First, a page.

Thursday, May 1, 2014

Finding Graduate Funding, Currently Enrolled PhD Students Edition

This post is intended primarily for students who are currently enrolled in PhD programs in the sciences, social sciences and humanities. I'll address finding grad school funding for those applying in a separate post.

So. Graduate student friends. You are in graduate school and hopefully your financial situation is great! You are working with a well-funded mentor in a grad department with lots of money to toss your way. Should you still apply for funding? YES. And for those among you staring down abject poverty, you already know you need to apply for funding. Still, a quick "why apply" list to convince our first group may help motivate you latter folks (likely the majority).

Why apply

1) Applying for funding at regular intervals forces you to articulate your research project in a clear and concise way. This helps keep you on track even if you don't earn the funding.

2) Applying successfully even for small awards establishes a record of acquiring funding which will be important down the line when you're trying to make the case for why you're hireable.

3) It will make your advisor happy.

And now, how. First, start early! Think a year ahead of where you are right now. If a year from now you'll be finishing coursework, think about funding for preliminary research or for writing the proposal. If a year from now you will have completed your comps, think about funding for research. And if a year from now you will start the final year of writing (should the stars align), seek out dissertation completion funding.

There are very few graduate awards that fund the first two or three years. The NSF GRFP can generally be applied for in the first or second year of graduate study, and you may be surprised at the fields it will fund. The Soros can be applied for as an enrolled graduate student and will fund coursework and you can apply for the Ford Foundation's Predoctoral award as long as you have two years of coursework remaining. These latter two are incredibly competitive. The GRFP is by far the biggest among these, with 2,000 awards made for 2014/15. For students in the sciences, the NDESG and SMART may be options. NDESG also applies to the behavioral sciences. The resources below may also help identify other, more specific sources of funding for those early years.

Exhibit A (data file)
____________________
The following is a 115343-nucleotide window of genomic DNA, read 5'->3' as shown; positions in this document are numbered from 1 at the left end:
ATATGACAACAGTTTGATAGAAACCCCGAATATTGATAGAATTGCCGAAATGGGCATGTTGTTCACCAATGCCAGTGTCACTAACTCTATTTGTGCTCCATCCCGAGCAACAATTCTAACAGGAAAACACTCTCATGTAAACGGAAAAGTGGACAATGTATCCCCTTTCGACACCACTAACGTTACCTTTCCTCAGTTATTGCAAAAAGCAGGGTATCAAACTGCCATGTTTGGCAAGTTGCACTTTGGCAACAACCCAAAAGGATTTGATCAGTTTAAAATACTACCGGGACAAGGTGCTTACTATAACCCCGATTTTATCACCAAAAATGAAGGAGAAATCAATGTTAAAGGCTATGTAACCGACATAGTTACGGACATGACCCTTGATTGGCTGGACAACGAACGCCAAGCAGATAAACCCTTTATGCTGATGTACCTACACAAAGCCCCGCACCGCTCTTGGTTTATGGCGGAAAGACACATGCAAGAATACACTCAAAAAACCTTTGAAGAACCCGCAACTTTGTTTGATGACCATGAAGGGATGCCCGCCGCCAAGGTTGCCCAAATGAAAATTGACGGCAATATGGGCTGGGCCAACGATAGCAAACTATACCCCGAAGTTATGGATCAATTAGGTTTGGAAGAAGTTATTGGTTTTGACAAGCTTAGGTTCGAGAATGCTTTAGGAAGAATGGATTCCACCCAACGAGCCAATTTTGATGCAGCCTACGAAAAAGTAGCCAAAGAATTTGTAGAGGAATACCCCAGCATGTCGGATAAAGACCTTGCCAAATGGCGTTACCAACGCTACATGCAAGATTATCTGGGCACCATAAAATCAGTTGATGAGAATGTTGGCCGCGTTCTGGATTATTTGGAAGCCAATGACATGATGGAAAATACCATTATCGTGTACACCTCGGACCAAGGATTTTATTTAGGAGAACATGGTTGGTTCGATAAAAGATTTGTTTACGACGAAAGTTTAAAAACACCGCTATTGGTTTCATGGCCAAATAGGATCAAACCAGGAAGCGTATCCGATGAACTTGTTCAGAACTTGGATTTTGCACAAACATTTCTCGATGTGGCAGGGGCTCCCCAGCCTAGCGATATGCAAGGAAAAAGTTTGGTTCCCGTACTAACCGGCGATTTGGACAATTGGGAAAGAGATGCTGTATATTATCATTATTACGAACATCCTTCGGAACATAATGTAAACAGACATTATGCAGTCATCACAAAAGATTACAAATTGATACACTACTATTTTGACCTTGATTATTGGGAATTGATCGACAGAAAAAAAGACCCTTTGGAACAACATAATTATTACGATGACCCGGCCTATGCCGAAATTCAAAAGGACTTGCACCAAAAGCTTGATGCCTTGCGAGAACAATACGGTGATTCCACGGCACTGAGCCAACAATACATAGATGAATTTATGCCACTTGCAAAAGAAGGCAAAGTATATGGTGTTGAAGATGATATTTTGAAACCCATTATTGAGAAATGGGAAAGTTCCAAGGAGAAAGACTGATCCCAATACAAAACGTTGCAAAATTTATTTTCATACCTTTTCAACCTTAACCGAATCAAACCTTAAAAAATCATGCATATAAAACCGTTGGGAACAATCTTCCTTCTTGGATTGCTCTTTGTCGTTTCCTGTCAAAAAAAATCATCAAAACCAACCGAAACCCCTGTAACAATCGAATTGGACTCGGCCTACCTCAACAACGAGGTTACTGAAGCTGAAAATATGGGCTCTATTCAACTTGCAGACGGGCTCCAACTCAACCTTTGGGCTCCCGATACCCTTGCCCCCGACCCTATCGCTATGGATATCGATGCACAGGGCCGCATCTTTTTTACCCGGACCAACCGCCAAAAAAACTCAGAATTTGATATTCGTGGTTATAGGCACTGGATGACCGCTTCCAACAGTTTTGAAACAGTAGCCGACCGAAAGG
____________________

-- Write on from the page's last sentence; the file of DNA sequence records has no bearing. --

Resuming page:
Once you are looking at funding research, fieldwork, travel, dissertation completion, etc., your search will become more field specific.

Sources to help you identify funding

1) Your supervisor, grad chair and fellow graduate students: Now is not the time to be shy. Be sure to ask your supervisor and grad chair what the biggest sources of funding are in your field and when a student ought to apply. Ask other students - particularly students in cohorts before yours - what they applied for. And ask students at conferences you attend what they've applied for and what their supervisors encourage students in their programs to apply for. Take all advice with a grain of salt; fact-check for yourself.

2) Pivot: an important database for academic funding from undergrad to senior faculty that is accessible through academic institutions. If you log on to a Temple computer and click this link, you will be taken directly into the database. From home, you must create a login.

3) Era@TU: Temple's access to the InfoEd suite, to be used for identifying funding and submitting proposals. I'll be honest. I think this resource does all manner of things I am unfamiliar with - post-award administration, possibly creating unicorns. I'm not sure. What I do know is that if you click this link, you can log in and then click the words "Find Funding" in the upper lefthand corner to search for funding.

4) H-Net announcements: Finally! One just for you humanities and humanistic social sciences folks! On H-Net's announcements page, you will find calls for papers, job and post-doc listings and funding announcements. The search function seems a bit funky to me - best just to scroll.

5) Your professional association: Professional associations will sometimes provide awards for fieldwork or travel; more often they'll have a page of awards applicable to graduate students in a field. Remember to look for both your major disciplinary association and smaller sub-disciplinary or regional associations. Both may have resources. And if you're not sure what your professional association is, use the power of Google or go back to your supervisor and tell them that when you asked about major sources of funding, you forgot to ask what your professional association is.

6) Profellow: Who is, according to their page, building the "world's best fellowships database." The Kingdom Tower of fellowships databases, if you will. You be the judge.

7) The CV's of those you admire: I give you permission to snoop the publically accessible (no hacking, please) CV's of new faculty at your institution and at other institutions, post-docs, and other grad students you perceive to have successfully worked the system to learn about awards in your field. I emphasize early career academics because the funding landscape frequently changes. Again, the power of Google.

8) These other databases: Grants.govCornell University Graduate School, UCLA database, University of Chicago database

And finally, a few other major awards for those later years:

- NSF Dissertation Completion grants:
- Fulbright: (Temple contact = Denise Connerty, director of Education Abroad)
- Boren fellowship:
- American Association of University Women awards:
- American Council of Learned Societies:
- NIH Graduate Partnerships Program:
- American Educational Research Association: click here
- Woodrow Wilson National Fellowships Foundation fellowships:
- Social Science Research Council Fellowships:
- National Endowment for the Humanities grants:
- NIH Fogarty funding opportunities:

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